Where Do These Sticky Sugar Molecules Attached To In Our Body?
Brain cells, delicate nerve endings in your eyes, fingers and toes nerve endings, and joints.
We get a little stiff as we get older don’t we? I used to have near-constant hip pain. I don’t have that pain anymore because I’ve SHIFTed.
But when those particles of sugar adhere to proteins all over our body, they corrode and corrupt those proteins. Same thing as our blood vessels. Then the resulting sugar-damaged tissue is called an A.G.E. Advanced Glycated Endproduct.
Isn’t it interesting that the acronym spells the word “age”?
How I Started My Insulin Suppression – Lower Blood Glucose Journey
Here are two of the books that introduced me to all the lower blood glucose, reduced insulin concepts.
I knew nothing about glucose or how to lower blood glucose . I knew nothing about insulin. I knew nothing about diabetes. Type 2 diabetes, Type 1 diabetes, Type 3 diabetes.
Oh, and if you’re not familiar with Type 3 diabetes, listen up. That’s Alzheimer’s. We call it, Brain Diabetes.
Did you know cancer, Alzheimer’s, heart disease, and fibromyalgia to name but a few, all share the common thread of glucose and insulin.
Fact is, you are far more at risk for all of these lousy ways to die if you are diabetic, because you already are challenged by glucose and lots of insulin.
These are a number of books that helped me become glucose aware, and I thought I would share some of them with you.
In the SHIFT community, we encourage robust dialogue. We encourage healthy skepticism.
And if someone tells you to eat more fruit, we urge you to step back and say, “Wait a minute. Let me investigate that first.”
A dear friend, handed me William Davis’ Wheat Belly book over eight years ago. I learned more from Wheat Belly about my daughter’s Type 1 diabetes than any of the other diabetes books I had ever read.
At the time, this was exactly what I needed to read. I knew that eating two slices of bread, resulted in my daughter needing to inject insulin into her body to deal with the escalating blood sugar rise.
As Type 1 Diabetics know, not having a pancreas releasing insulin, they’re paying close attention to blood sugar. So they know exactly what that bread does.
Bread IS Blood Sugar
And what does the bread do? It sends your blood sugar soaring.
Why? Because the bread is blood sugar.
We need to be seeing glucose instead of bread the next time we are in the bread aisle.
Glucose and sugar are the same thing. Our body breaks, sugars and starches down into glucose.
That is blood sugar. It’s all the same thing.
So when we look at bread or bagels now, and we’re not saying they’re bad foods, but we know they are glucose foods. They are actually blood sugar.
Fruit IS Blood Sugar
On page 207 of Wheat Belly, Dr. Davis writes about fruit.
By the way did you know that an apple, a large apple, actually has more sugar in it than a Krispy Kreme glazed donut? I didn’t make that up. We received some push back on a recent Facebook post regarding that fact. A good carb versus bad carb duel ensued.
However, the post was mis-taken by some. The message was not, of course, to eat more donuts, but to consider eating a little bit less fruit, especially if your body is challenged by blood sugar, glucose, and insulin.
But back to the doctor’s book, he says, “Fruit should be consumed in limited quantities.”
Perhaps we should consider fruit as a once-in-a-while food rather than a three-times-a-day food.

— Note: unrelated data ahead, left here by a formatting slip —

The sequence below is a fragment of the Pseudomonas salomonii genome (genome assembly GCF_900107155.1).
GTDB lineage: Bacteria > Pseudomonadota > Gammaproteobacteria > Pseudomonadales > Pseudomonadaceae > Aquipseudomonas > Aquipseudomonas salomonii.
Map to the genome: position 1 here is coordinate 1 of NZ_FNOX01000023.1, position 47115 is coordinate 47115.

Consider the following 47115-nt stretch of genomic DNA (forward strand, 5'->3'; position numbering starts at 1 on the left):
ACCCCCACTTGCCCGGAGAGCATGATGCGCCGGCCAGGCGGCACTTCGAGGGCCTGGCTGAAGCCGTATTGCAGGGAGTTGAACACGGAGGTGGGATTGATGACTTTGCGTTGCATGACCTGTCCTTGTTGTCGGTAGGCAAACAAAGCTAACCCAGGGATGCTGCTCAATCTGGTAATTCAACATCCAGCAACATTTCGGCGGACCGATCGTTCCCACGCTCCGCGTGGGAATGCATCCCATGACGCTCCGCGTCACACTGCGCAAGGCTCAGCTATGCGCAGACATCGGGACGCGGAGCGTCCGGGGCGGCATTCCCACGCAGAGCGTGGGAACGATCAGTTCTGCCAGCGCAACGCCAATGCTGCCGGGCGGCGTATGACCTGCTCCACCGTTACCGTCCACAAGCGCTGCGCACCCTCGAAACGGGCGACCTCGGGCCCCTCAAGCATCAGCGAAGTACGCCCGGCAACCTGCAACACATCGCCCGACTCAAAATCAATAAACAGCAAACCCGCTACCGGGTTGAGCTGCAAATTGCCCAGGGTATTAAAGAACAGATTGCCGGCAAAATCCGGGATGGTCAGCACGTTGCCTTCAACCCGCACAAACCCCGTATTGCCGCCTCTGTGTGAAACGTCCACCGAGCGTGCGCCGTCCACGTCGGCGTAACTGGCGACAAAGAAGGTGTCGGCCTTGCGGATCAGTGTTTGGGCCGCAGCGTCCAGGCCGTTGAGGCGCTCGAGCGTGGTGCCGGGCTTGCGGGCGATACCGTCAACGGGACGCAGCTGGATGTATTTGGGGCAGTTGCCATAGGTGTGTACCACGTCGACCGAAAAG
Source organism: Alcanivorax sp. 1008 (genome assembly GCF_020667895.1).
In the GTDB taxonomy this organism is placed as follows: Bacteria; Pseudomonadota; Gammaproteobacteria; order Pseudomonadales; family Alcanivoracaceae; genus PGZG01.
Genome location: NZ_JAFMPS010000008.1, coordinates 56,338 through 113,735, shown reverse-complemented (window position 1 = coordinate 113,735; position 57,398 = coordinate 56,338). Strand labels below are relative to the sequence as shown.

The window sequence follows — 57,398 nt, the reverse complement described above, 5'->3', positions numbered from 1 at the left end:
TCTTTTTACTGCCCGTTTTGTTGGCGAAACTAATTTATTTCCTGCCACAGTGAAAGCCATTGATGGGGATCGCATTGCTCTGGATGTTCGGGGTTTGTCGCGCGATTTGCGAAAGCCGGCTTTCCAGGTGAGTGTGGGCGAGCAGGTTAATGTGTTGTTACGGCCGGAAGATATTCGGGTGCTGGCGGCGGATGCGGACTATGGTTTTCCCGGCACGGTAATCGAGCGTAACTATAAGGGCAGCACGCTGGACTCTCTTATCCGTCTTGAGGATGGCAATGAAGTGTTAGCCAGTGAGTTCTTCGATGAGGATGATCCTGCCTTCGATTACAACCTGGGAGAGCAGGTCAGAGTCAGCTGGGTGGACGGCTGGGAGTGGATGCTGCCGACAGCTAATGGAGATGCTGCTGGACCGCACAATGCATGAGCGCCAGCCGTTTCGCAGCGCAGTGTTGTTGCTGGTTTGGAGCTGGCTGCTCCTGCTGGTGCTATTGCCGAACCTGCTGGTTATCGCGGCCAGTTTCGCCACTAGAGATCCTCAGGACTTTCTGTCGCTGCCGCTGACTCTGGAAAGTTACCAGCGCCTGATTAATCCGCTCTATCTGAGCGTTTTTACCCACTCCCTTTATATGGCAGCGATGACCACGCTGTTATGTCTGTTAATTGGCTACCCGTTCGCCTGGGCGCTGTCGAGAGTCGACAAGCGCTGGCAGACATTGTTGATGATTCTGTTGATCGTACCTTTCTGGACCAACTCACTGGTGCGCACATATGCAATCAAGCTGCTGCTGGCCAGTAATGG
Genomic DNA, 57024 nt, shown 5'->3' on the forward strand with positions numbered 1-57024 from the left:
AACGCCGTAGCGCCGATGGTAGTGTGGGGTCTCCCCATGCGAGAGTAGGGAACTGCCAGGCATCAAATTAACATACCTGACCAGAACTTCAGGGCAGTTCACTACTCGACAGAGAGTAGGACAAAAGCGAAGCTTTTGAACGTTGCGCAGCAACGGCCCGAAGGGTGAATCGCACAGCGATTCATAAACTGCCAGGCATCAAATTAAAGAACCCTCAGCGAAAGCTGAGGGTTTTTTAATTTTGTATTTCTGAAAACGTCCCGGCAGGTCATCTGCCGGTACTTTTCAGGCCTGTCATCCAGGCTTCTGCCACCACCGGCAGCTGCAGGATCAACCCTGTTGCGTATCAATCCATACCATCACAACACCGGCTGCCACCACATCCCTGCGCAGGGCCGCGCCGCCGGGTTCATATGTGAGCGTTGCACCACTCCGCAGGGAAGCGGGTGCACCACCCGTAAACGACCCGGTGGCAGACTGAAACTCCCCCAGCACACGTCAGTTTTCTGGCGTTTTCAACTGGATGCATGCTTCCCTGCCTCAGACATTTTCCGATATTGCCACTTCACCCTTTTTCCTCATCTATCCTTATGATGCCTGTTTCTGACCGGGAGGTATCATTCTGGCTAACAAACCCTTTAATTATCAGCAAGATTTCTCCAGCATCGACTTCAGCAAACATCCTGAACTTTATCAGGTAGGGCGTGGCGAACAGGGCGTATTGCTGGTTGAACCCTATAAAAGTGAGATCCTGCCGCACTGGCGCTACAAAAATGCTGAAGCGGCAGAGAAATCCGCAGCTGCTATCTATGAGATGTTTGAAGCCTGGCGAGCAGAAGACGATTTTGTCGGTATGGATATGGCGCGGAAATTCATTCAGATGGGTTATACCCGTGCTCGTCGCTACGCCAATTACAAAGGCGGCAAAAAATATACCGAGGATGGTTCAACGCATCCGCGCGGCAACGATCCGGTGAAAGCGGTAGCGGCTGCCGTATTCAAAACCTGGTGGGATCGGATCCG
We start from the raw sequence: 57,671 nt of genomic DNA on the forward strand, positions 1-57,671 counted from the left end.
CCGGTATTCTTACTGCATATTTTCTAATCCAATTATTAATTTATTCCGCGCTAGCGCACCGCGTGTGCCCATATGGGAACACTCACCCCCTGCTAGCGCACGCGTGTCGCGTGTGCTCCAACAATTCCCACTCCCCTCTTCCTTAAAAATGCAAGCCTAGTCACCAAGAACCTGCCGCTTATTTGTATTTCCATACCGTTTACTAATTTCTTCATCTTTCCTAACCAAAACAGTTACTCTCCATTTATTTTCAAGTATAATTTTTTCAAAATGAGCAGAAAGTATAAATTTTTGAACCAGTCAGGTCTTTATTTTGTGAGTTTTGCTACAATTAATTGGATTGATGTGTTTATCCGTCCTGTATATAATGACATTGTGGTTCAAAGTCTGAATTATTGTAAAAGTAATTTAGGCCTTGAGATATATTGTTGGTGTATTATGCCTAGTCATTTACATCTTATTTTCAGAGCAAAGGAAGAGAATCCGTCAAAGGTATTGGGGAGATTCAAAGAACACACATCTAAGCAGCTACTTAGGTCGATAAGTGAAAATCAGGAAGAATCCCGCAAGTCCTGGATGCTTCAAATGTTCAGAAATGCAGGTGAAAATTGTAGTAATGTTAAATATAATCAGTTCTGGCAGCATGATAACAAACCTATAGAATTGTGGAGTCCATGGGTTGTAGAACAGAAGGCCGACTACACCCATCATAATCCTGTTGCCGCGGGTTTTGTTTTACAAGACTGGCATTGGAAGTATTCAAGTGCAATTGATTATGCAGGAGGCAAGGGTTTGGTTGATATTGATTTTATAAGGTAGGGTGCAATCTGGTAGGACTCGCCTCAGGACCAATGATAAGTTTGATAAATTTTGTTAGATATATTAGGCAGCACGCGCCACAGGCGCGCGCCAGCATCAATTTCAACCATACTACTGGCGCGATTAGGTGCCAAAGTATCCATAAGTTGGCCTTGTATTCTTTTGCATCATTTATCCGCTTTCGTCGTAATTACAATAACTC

Is it any wonder people with diabetes are struggling? Trying to get in three servings of fruit a day. Think about how much sugar they are adding into their body.
The book continues, “Year-round access to high sugar fruits,” such as bananas and apples, “can overexpose you to sugars sufficient to amplify diabetes or diabetic tendencies.”
SHIFT highly recommends Wheat Belly if you’re carrying excess waist weight, forgetting where your car keys are, experiencing rise and fall mood swings, or other lousy, spirit sapping symptoms. This book will have you connecting the dots between your health consequences and food.
Good Calories, Bad Calories
The other book that provided me so much clarity is Gary Taubes’, Good Calories, Bad Calories.
I’ve referenced this book so much, my copy is actually falling apart.
Good Calories, Bad Calories removes all the ‘good’/’bad’ labeling, (Thank you!) and digs into the science. We can’t be blaming the butter for what the bread did. Right?
If you’ve ever looked at a slice of bread with a pat of butter on it, and thought it was the butter that was the problem, like this gal used to, think again. Now I know it’s what’s under the butter that’s causing so many problems.
This is an excellent read. It’s a little deeper, but boy, if you’re like me, you’ll be highlighting the heck out of it, and taking notes all day long.
When we are faced with a situation as complicated as diabetes, guess what? We are responsible. We create everything in our lives. Everything. The great, and the not so great, and no one’s going to come along on a white horse, and scoop us up, and change our fate for us.
We’ve got to roll up our sleeves. We’ve got to apply the action. We’ve got to ‘do the thing’.
This is why our community is so powerful We call ourselves SHIFT Insiders. We’re a coaching, education, and support community. Cause ‘doing the thing’ is easier when we’re connected to others doing the same.
If you are ready to learn a thing or two, to raise your metabolic IQ, be glucose aware, and insulin intelligent, and finally make the change that will last lifelong, I recommend:
1.) Take Our 30-Second Quiz & Get Your Free Health Plan.
We’d love to have you inside our community, because every time one of us gets raised up, everybody else gets pulled along.
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Listen To The Podcast Version Of This Article
Here’s What You Will Learn About The #1 Best Way To Intermittent Fast: 1.) Video Seminar: The Easiest & Best Way To Intermittent Fast 2.)
Food is complicated. And I’ve spent the vast majority of every waking moment these past 14 years studying the intimate relationship we all have with